In seeking to make an investment in the physical and mental, as well as spiritual, wellbeing of Northland residents, a consortium of Catholic churches in the area has settled upon the Helping Hands Health and Wellness Center free clinic as the best recipient for between $40,000 and $50,000 in each of the next three years.

In seeking to make an investment in the physical and mental, as well as spiritual, wellbeing of Northland residents, a consortium of Catholic churches in the area has settled upon the Helping Hands Health and Wellness Center free clinic as the best recipient for between $40,000 and $50,000 in each of the next three years.

The infusion of cash from the Northland Deanery of the Roman Catholic Diocese of Columbus will enable the clinic to expand upon the "wellness" aspect of its name, according to executive director Joyce Bourgault.

"What we're going to be doing is more social services as well as counseling," she said.

"We basically settled on the Helping Hands clinic because no matter what happens with the health care issue with the federal government there's going to be a need for people without health insurance to get health care," said the Rev. Charles Clinger of St. Paul's Catholic Church in Westerville, one of seven parishes in the deanery. "We thought that this was a great program that was already in place and that this would be something that was filling a very big need in our neighborhood, broadly defined 'neighborhood.' "

Members of the Ascension Lutheran Church voted to sign a contract with the Helping Hands Health and Wellness Center board last week to permit use of the Haimerl Center on Morse Road on Wednesdays, Thursdays and Fridays, according to Bourgault.

This will enable clinic volunteers, she said, to provide additional hours of service, as well as expand the services offered to include things like job training and even some mental health counseling for those dealing with depression or anxiety - often outgrowths of being poor and without health insurance.

Those participating in the clinic's expanded offerings don't have to be current patients, the executive director pointed out, but must meet the same threshold of being within 200 percent of poverty guidelines and lacking health insurance.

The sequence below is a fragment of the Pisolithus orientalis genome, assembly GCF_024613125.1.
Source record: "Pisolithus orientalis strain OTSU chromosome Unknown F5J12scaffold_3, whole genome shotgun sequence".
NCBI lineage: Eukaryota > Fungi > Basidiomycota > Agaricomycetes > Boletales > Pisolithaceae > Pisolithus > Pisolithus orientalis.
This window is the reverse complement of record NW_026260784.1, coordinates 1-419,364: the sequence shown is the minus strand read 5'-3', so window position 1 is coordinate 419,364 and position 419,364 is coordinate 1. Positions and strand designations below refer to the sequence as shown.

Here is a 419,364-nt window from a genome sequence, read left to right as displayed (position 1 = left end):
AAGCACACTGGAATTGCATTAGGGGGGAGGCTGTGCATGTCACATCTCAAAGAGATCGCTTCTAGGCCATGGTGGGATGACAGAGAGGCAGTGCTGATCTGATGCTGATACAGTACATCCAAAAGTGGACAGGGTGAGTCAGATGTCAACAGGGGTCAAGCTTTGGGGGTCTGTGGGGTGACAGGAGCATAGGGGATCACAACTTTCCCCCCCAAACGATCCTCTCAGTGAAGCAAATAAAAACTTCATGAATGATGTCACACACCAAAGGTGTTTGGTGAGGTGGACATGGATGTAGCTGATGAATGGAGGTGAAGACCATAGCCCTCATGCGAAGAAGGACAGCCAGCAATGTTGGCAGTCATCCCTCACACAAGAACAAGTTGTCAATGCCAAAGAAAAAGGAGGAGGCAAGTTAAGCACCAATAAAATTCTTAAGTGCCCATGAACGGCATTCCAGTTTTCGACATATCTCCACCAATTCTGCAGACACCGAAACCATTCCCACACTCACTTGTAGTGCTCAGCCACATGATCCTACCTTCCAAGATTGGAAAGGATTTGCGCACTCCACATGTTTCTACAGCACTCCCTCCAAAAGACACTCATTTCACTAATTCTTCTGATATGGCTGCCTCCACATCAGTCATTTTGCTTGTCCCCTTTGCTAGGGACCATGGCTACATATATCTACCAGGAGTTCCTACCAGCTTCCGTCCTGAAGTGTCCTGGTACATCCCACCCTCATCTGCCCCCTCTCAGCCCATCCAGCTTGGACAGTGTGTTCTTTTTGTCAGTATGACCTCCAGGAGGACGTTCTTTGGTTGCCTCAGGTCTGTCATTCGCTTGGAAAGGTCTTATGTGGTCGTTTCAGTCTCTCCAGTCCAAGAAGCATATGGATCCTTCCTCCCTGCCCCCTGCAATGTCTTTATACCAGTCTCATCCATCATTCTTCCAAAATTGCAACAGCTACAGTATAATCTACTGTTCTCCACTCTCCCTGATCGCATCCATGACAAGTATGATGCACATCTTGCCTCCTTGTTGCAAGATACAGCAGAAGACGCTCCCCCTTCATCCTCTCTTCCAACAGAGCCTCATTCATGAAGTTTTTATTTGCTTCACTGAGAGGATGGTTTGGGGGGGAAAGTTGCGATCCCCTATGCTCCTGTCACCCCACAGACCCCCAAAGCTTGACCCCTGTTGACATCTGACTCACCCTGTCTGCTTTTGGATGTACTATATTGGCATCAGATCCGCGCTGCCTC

The clinic, which begin operations just under four years ago, was founded by members of Ascension Lutheran and a few other Northland-area chur-ches.

As many as 40 churches from different denominations have come on board since.

Add to that the Northland Deanery, which includes St. Anthony, St. Elizabeth, St. James the Less and St. Matthias in Columbus, St. John Neumann in Sunbury, Church of the Resurrection in New Albany and St. Paul in Westerville.

"This really is an ecumenical venture," Rev. Clinger said.

"They came to us; we didn't go seeking them out," Bourgault said. "They came to us and said 'We like what you're doing, we'd really like to help you out.' "

The pledge of funding that will permit the Helping Hands Health and Wellness expansion of hours and services results from talks that began several years ago within the Northland Deanery, according to Clinger.

"We started discussing how we might make on impact on the area to do some good, some Christian charity in the area," he said.

After exploring the idea of having the Catholic churches start their own operation, Clinger said that a committee formed to come up with suggestions for helping the hurting within the Northland Deanery settled upon the existing free clinic as the proper vehicle.

"It was a very fruitful process that we went through that helped us to see that what was already there was something we wanted to enhance and put our prestige behind as a Catholic community," Clinger said.

"We're encompassing a lot of different areas for people's emotional, physical and spiritual health," Bourgault said. "We've wanted to do this from the very beginning.

"God has provided wonderful things. It's just incredible how people have come to us offering things to help."

In addition to the financial investment over the next three calendar years, Clinger said that members of the parishes within the Northland Deanery will be encouraged to volunteer at the free clinic.

"That's part of what we're going to do as part of our commitment," he said. "We also are going to be encouraging our people to help out with their time and talent."

"It's all part of God's plan," Bourgault said. "All I can say is the miracles that are happening over and over again, it's all from people praying about it and God just blessing us."

Details of when job training assistance and mental health counselors will be available are being worked out, the clinic executive director said.

She offered heartfelt thanks to members of Ascension Lutheran Church for making the Haimerl Center available more often and added that new hours and expanded services will mean a need for additional volunteers.

More information is available by calling 262-5094 or visiting the clinic's website at http://helpinghandsfreeclinic.wetpaint.com/.